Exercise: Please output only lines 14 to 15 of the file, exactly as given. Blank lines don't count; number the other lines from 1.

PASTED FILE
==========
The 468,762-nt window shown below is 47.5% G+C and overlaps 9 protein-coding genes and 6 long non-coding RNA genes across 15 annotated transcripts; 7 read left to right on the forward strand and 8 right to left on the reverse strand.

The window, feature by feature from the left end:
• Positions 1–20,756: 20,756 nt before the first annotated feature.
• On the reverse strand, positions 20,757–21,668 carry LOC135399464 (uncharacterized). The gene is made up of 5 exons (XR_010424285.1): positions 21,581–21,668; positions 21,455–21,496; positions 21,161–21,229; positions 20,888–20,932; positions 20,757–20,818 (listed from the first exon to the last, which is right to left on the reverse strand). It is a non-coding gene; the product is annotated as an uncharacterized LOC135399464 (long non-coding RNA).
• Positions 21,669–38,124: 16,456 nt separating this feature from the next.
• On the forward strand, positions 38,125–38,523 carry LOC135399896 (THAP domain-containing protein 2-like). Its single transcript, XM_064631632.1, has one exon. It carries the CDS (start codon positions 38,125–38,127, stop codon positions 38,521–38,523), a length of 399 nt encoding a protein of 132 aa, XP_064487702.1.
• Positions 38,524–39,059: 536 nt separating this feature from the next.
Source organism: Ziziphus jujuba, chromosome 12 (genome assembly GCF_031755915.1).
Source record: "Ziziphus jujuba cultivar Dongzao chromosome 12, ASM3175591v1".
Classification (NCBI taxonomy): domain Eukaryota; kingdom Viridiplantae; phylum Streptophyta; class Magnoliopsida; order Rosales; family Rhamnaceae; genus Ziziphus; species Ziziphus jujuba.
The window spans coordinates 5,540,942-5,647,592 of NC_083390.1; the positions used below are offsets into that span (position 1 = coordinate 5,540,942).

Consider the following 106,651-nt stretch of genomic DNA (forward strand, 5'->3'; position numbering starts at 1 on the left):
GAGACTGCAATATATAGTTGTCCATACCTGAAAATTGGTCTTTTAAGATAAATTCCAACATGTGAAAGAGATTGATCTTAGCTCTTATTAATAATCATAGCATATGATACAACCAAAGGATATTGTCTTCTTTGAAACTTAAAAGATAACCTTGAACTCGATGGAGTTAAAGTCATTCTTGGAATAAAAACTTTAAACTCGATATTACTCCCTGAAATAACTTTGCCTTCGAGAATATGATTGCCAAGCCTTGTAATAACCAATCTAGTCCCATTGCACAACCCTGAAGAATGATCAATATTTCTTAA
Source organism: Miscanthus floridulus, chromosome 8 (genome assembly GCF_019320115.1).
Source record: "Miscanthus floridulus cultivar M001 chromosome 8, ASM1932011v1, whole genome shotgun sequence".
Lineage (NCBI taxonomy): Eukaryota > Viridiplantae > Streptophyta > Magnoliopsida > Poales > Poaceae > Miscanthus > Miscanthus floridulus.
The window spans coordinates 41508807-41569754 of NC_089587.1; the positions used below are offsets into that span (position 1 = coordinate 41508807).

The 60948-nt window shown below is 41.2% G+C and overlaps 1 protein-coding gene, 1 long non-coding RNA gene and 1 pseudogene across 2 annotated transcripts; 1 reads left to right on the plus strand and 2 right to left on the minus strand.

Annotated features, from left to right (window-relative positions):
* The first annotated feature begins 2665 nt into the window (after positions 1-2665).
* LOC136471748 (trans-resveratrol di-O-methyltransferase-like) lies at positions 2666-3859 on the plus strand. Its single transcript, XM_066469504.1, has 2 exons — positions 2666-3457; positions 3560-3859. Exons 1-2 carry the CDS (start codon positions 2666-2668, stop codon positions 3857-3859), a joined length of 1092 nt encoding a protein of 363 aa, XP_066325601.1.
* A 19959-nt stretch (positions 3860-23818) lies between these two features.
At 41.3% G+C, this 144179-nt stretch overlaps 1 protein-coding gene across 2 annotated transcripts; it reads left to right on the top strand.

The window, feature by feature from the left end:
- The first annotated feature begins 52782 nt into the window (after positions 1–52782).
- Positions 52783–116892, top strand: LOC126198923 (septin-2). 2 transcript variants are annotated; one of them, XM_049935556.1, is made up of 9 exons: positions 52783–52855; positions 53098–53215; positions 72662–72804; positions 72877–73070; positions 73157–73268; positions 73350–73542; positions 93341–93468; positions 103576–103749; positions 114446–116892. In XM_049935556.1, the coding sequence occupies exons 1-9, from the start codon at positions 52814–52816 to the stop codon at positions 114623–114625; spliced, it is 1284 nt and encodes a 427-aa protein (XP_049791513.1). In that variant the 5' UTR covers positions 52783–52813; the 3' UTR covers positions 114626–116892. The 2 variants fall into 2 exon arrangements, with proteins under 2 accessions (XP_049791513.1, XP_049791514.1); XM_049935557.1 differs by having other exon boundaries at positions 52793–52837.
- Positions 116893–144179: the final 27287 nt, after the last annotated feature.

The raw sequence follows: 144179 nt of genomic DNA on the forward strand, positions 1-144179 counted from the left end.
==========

Source organism: Miscanthus floridulus, chromosome 8 (genome assembly GCF_019320115.1).
Source record: "Miscanthus floridulus cultivar M001 chromosome 8, ASM1932011v1, whole genome shotgun sequence".